Update your content & keywords

Update your content & keywords

Use quiet times in your business to keep your website up-to-date...

Christmas can be a quiet period for a lot of businesses, and it’s a great time to look over your website and make sure that your content is as interesting and as findable as it can be.  So take advantage of any extra time you may have to write new quality content and refresh stale pages to ensure that you’re getting the most from every page on your website.


Having a lot of great content that is frequently updated on your website is very important to its success for a number of reasons, such as:


All of your pages should contain useful information for your visitors, and should contain at least 500 words [1]. This minimum limit is a good goal to aim for to ensure that your pages  are useful to your visitors. It is better to take the time to correctly explain your product or service, rather than try to get the page written as quickly as possible. Be careful not to write too much content however, as it’s best to try to gauge how much content is right for each page. Too much content may be intimidating for your visitors and may put them off. An in-depth and interesting subject such as the history of your industry justifies a lot of content where you can really show off your passion, whereas a simple contact page will suffice with a few hundred words. Search engines like Google count the words on each of your pages, and pages without much content won’t be seen as very important by them.

You might have great content, but there are other places on the page that also need attention if your page is going to be found easily. These are:

The Title

The title describes the page’s content, and it’s an important factor in the ranking process used by the search engines when they decide how your site compares to your competitor’s sites.  Here are some guidelines on creating good titles:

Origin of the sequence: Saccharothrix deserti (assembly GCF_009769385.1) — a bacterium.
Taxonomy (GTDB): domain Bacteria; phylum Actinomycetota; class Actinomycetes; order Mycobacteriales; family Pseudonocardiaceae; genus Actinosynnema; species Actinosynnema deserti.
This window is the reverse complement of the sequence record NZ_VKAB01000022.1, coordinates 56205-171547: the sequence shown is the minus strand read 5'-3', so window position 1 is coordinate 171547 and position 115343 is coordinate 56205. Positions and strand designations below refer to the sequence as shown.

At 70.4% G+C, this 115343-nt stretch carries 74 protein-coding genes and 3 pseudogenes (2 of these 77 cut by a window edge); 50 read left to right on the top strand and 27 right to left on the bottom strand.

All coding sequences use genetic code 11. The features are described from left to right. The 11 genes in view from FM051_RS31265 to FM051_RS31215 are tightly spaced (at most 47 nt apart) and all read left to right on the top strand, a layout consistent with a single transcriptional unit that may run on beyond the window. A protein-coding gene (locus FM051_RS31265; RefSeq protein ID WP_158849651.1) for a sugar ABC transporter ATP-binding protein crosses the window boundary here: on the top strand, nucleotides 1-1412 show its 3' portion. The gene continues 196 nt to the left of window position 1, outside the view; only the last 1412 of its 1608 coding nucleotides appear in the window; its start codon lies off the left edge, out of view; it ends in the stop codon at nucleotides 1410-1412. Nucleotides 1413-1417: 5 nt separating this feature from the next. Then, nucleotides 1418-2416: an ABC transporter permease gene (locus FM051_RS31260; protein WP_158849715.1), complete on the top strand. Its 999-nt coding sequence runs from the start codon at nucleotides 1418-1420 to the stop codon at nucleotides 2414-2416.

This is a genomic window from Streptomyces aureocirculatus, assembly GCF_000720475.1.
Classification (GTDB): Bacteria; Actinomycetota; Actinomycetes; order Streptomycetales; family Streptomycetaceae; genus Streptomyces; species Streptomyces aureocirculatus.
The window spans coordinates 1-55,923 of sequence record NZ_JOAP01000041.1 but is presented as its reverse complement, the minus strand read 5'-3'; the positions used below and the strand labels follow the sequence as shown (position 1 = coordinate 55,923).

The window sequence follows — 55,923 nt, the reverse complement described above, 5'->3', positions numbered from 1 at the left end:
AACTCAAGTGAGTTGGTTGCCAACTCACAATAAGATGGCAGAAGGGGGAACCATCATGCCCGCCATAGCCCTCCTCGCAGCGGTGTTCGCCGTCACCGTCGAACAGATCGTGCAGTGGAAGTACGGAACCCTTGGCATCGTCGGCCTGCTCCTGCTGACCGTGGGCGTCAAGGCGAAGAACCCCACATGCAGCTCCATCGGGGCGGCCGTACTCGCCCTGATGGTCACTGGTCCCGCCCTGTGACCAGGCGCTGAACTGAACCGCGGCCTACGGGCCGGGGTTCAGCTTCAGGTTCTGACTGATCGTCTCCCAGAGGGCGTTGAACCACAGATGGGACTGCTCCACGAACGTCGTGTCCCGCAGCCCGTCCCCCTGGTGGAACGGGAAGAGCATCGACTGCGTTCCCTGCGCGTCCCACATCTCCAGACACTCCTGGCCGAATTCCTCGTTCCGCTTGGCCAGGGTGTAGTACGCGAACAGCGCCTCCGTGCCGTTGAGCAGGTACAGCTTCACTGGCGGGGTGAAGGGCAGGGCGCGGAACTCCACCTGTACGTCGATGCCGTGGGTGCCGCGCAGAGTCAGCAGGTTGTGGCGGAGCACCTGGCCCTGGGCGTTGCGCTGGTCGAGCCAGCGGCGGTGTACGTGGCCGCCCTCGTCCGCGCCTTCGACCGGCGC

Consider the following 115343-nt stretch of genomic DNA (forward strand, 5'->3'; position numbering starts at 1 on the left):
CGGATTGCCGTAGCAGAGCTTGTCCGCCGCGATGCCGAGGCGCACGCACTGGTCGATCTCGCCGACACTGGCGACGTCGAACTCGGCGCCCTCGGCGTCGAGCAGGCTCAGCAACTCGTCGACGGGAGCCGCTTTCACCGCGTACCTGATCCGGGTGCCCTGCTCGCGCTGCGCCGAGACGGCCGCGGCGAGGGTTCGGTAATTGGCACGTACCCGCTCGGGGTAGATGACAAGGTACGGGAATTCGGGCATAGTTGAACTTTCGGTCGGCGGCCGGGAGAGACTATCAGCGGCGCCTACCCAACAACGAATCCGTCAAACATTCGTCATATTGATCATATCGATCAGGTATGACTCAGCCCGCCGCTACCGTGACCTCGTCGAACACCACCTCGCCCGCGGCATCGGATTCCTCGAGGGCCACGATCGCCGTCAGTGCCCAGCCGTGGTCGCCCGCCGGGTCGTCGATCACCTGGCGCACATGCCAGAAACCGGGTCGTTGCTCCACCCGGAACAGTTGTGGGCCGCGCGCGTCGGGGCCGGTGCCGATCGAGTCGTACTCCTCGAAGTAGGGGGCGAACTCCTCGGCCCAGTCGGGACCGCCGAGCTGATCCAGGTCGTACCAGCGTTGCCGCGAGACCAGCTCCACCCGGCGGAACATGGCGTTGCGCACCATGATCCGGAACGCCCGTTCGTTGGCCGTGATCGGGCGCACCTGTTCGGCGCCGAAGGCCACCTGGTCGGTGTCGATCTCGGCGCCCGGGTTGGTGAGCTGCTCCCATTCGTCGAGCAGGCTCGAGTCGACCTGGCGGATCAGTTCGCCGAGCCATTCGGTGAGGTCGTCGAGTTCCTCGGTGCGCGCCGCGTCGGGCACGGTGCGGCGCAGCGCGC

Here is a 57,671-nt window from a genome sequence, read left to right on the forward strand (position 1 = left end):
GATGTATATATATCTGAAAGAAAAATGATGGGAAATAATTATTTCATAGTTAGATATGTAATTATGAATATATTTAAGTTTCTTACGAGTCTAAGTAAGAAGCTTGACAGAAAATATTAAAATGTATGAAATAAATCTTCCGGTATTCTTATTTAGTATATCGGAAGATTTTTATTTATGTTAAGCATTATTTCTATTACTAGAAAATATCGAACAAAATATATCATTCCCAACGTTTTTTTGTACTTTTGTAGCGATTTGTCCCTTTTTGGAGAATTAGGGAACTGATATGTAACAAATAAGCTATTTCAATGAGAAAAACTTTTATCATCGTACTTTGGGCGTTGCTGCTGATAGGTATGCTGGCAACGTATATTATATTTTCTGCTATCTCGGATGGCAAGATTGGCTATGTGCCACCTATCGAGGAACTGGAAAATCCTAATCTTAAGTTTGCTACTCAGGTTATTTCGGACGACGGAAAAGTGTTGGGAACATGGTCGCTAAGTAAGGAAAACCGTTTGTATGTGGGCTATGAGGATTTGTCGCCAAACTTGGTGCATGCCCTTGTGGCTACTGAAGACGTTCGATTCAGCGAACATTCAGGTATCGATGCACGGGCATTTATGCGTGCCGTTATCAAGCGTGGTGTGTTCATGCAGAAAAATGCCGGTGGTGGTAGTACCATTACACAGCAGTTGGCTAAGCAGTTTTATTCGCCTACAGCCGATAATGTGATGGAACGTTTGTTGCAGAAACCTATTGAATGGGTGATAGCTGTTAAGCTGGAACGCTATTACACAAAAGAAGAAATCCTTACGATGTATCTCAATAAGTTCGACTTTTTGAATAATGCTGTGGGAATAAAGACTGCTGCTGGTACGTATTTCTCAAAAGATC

The large, underlined text is the title of each page, so it’s important that the words grab a searcher’s attention. You can also see what happens when titles are too long in the case of the second entry, and this will not look good if it happens to your own website.


You might have written 500 – 1000 words of great and useful content for your visitors, but if you don’t format it into paragraphs and sections then it will look daunting and will be hard to read quickly. People generally read a web page differently than they read a book, and they will skim over content to get an idea about it before they commit to reading it properly.

As well as paragraphing your content, create sections that are made up of one or more paragraphs, and give it a heading.

Search engines look at these headings to get an idea of what content your pages contain, and descriptive headings will make it easy for them to get an idea of what your page is about. There are 6 types of headings, and you can read more about them in our article on page headings.


Use tools to help you find great keywords for your titles

To help you find great keywords for your titles, use the Google Keyword Tool. Here’s a quick guide to using it: